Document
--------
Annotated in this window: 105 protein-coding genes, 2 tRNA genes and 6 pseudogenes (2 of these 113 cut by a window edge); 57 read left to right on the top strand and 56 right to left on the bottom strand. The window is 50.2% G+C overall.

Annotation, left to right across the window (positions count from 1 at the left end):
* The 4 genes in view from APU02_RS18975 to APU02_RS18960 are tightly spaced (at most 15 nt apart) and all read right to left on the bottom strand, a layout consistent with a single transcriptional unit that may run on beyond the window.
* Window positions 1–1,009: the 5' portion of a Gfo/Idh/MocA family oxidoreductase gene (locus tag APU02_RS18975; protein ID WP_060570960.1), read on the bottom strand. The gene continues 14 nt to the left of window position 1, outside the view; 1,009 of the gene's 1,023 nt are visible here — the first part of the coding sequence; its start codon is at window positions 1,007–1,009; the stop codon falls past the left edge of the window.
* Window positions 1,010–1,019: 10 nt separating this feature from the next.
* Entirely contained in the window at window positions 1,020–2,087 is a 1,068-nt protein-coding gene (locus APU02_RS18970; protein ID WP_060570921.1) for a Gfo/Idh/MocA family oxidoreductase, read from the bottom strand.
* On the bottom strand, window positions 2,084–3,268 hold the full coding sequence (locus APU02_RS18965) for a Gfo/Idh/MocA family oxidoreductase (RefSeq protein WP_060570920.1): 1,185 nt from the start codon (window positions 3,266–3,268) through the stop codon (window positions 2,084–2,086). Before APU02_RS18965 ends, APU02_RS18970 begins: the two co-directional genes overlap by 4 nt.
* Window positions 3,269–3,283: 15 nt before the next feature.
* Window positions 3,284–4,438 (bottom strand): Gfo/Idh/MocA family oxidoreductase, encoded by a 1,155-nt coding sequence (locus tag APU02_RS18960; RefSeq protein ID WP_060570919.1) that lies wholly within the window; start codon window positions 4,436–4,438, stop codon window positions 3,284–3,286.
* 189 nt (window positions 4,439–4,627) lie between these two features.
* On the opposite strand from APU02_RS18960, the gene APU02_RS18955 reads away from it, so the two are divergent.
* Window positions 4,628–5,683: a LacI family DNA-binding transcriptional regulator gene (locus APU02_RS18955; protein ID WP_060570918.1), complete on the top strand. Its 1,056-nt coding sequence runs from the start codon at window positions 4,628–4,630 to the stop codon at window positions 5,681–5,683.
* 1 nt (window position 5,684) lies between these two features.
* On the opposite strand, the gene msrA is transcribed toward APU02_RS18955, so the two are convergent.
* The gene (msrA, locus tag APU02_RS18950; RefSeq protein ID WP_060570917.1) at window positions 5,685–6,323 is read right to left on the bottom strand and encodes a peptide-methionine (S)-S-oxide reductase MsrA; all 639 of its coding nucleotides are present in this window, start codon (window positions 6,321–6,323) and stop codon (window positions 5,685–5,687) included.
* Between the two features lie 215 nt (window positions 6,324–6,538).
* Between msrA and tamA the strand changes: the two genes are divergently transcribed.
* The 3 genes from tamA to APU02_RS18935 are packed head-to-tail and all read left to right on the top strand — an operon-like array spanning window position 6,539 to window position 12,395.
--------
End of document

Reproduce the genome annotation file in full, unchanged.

Annotated in this window: 105 protein-coding genes, 2 tRNA genes and 6 pseudogenes (2 of these 113 cut by a window edge); 57 read left to right on the top strand and 56 right to left on the bottom strand. The window is 50.2% G+C overall.

Annotation, left to right across the window (positions count from 1 at the left end):
* The 4 genes in view from APU02_RS18975 to APU02_RS18960 are tightly spaced (at most 15 nt apart) and all read right to left on the bottom strand, a layout consistent with a single transcriptional unit that may run on beyond the window.
* Window positions 1–1,009: the 5' portion of a Gfo/Idh/MocA family oxidoreductase gene (locus tag APU02_RS18975; protein ID WP_060570960.1), read on the bottom strand. The gene continues 14 nt to the left of window position 1, outside the view; 1,009 of the gene's 1,023 nt are visible here — the first part of the coding sequence; its start codon is at window positions 1,007–1,009; the stop codon falls past the left edge of the window.
* Window positions 1,010–1,019: 10 nt separating this feature from the next.
* Entirely contained in the window at window positions 1,020–2,087 is a 1,068-nt protein-coding gene (locus APU02_RS18970; protein ID WP_060570921.1) for a Gfo/Idh/MocA family oxidoreductase, read from the bottom strand.
* On the bottom strand, window positions 2,084–3,268 hold the full coding sequence (locus APU02_RS18965) for a Gfo/Idh/MocA family oxidoreductase (RefSeq protein WP_060570920.1): 1,185 nt from the start codon (window positions 3,266–3,268) through the stop codon (window positions 2,084–2,086). Before APU02_RS18965 ends, APU02_RS18970 begins: the two co-directional genes overlap by 4 nt.
* Window positions 3,269–3,283: 15 nt before the next feature.
* Window positions 3,284–4,438 (bottom strand): Gfo/Idh/MocA family oxidoreductase, encoded by a 1,155-nt coding sequence (locus tag APU02_RS18960; RefSeq protein ID WP_060570919.1) that lies wholly within the window; start codon window positions 4,436–4,438, stop codon window positions 3,284–3,286.
* 189 nt (window positions 4,439–4,627) lie between these two features.
* On the opposite strand from APU02_RS18960, the gene APU02_RS18955 reads away from it, so the two are divergent.
* Window positions 4,628–5,683: a LacI family DNA-binding transcriptional regulator gene (locus APU02_RS18955; protein ID WP_060570918.1), complete on the top strand. Its 1,056-nt coding sequence runs from the start codon at window positions 4,628–4,630 to the stop codon at window positions 5,681–5,683.
* 1 nt (window position 5,684) lies between these two features.
* On the opposite strand, the gene msrA is transcribed toward APU02_RS18955, so the two are convergent.
* The gene (msrA, locus tag APU02_RS18950; RefSeq protein ID WP_060570917.1) at window positions 5,685–6,323 is read right to left on the bottom strand and encodes a peptide-methionine (S)-S-oxide reductase MsrA; all 639 of its coding nucleotides are present in this window, start codon (window positions 6,321–6,323) and stop codon (window positions 5,685–5,687) included.
* Between the two features lie 215 nt (window positions 6,324–6,538).
* Between msrA and tamA the strand changes: the two genes are divergently transcribed.
* The 3 genes from tamA to APU02_RS18935 are packed head-to-tail and all read left to right on the top strand — an operon-like array spanning window position 6,539 to window position 12,395.